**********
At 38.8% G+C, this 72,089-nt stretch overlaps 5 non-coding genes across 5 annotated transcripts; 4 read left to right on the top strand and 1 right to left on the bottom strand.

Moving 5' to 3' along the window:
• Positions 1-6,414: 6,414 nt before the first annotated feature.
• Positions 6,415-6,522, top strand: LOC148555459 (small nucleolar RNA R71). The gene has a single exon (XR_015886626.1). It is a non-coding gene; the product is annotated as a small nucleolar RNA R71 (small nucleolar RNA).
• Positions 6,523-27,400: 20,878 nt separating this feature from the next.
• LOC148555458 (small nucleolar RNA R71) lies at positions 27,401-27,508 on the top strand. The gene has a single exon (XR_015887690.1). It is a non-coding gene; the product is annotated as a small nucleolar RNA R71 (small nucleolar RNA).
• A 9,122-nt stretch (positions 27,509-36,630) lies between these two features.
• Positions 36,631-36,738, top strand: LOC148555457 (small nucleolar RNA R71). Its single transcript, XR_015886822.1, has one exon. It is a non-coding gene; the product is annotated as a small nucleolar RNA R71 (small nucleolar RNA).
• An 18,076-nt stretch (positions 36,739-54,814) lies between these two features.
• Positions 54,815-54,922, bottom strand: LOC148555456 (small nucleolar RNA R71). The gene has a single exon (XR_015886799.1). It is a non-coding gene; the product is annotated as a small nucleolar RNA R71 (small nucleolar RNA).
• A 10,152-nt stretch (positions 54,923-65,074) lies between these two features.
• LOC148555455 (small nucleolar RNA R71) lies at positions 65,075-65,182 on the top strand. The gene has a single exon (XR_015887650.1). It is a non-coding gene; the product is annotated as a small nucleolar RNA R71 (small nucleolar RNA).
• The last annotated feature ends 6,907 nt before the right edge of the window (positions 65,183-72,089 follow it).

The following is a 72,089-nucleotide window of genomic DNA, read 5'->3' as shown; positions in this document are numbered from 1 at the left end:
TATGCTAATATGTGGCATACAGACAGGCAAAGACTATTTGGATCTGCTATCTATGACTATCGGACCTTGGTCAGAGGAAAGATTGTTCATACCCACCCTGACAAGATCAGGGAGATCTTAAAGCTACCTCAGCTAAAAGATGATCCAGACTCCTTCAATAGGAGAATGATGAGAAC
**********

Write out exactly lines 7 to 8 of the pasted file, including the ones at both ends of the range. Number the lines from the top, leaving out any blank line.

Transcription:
• A 9,122-nt stretch (positions 27,509-36,630) lies between these two features.
• Positions 36,631-36,738, top strand: LOC148555457 (small nucleolar RNA R71). Its single transcript, XR_015886822.1, has one exon. It is a non-coding gene; the product is annotated as a small nucleolar RNA R71 (small nucleolar RNA).